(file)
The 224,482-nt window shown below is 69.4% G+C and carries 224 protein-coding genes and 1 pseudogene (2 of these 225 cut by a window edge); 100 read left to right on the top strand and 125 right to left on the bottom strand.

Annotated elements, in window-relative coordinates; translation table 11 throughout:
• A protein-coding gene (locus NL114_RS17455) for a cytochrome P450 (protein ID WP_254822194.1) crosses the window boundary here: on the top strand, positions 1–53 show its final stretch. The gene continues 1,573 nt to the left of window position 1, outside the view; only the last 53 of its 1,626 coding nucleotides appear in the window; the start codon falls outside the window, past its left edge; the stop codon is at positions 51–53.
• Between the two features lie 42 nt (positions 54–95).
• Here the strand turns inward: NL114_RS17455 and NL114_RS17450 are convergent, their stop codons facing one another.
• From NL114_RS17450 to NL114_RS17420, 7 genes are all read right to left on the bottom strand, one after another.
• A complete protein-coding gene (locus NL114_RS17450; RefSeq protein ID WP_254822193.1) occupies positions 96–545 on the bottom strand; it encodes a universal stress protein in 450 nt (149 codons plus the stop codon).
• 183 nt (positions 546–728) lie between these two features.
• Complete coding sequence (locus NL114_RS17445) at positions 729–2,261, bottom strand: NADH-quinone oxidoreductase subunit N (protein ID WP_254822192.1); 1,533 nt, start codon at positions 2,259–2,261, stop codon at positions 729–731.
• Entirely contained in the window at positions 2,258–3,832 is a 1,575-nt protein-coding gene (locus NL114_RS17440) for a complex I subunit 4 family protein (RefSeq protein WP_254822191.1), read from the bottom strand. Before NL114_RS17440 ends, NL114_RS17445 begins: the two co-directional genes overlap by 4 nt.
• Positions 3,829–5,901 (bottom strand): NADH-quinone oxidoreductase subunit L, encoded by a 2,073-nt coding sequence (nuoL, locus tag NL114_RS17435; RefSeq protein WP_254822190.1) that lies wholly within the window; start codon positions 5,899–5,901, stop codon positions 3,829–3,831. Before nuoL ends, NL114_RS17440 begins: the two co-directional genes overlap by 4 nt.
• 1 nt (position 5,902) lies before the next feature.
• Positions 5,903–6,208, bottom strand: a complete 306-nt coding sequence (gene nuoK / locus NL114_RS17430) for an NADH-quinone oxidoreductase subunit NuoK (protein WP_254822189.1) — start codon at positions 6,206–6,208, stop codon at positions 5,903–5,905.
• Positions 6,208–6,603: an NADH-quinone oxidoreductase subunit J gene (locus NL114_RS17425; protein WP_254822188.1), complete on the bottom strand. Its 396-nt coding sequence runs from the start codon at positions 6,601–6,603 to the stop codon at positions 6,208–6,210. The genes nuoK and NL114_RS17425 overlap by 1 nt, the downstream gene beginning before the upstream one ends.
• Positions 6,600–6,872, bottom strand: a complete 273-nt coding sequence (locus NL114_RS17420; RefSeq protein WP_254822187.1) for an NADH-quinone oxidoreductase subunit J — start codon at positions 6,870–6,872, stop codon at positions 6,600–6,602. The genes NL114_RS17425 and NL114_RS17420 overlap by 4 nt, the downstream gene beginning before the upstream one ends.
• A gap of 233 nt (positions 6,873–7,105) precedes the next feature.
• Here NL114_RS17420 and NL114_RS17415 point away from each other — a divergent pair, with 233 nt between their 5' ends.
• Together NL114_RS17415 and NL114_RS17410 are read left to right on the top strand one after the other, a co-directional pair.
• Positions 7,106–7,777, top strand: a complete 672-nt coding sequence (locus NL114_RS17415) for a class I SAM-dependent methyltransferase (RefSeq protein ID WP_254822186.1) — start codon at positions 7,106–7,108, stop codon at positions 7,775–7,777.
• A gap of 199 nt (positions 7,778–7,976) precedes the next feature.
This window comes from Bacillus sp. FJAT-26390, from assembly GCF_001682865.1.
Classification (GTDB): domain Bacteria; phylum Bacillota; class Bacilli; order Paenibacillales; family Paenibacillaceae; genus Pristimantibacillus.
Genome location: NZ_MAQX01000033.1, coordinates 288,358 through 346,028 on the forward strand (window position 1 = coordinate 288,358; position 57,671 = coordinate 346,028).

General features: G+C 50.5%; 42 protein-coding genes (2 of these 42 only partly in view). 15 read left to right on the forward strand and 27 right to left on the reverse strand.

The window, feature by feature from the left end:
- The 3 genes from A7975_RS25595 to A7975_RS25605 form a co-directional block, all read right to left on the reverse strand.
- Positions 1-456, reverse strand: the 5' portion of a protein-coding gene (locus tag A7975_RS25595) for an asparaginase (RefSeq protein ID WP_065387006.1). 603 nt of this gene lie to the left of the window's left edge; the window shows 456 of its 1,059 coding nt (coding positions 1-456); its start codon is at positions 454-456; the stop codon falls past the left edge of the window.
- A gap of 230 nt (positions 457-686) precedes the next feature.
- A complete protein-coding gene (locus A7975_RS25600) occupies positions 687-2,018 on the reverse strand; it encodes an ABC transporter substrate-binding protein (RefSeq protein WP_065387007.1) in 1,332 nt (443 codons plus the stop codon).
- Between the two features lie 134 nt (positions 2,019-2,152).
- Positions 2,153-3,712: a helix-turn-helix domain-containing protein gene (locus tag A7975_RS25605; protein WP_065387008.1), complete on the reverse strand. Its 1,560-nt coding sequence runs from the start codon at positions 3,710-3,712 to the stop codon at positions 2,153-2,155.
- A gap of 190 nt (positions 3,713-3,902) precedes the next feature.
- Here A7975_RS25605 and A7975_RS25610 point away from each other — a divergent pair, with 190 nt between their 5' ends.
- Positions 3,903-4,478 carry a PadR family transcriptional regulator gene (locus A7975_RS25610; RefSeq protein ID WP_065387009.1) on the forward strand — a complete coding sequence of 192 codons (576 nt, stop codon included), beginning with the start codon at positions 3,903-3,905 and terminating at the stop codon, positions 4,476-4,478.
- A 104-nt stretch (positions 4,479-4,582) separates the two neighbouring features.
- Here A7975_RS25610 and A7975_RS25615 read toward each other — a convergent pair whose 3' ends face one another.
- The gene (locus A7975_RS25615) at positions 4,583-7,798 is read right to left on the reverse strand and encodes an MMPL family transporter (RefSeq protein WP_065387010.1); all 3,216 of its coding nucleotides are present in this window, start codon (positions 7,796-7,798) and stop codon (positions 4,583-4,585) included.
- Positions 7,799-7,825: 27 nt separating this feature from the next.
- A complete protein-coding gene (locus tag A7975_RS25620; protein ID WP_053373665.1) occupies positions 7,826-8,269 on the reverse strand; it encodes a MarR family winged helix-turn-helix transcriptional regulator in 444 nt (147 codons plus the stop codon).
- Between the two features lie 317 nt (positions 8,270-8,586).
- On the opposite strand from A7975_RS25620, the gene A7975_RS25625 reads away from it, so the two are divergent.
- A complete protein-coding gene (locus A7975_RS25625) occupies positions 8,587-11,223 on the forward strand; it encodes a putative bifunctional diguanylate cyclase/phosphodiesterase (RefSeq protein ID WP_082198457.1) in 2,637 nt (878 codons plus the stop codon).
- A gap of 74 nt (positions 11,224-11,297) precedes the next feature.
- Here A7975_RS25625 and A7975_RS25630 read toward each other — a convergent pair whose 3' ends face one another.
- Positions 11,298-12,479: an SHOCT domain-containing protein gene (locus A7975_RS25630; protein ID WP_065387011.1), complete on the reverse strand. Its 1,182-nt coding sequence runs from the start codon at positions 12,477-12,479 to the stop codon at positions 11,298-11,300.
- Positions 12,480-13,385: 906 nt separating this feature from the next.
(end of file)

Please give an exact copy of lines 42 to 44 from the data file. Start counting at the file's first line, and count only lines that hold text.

- A complete protein-coding gene (locus A7975_RS25625) occupies positions 8,587-11,223 on the forward strand; it encodes a putative bifunctional diguanylate cyclase/phosphodiesterase (RefSeq protein ID WP_082198457.1) in 2,637 nt (878 codons plus the stop codon).
- A gap of 74 nt (positions 11,224-11,297) precedes the next feature.
- Here A7975_RS25625 and A7975_RS25630 read toward each other — a convergent pair whose 3' ends face one another.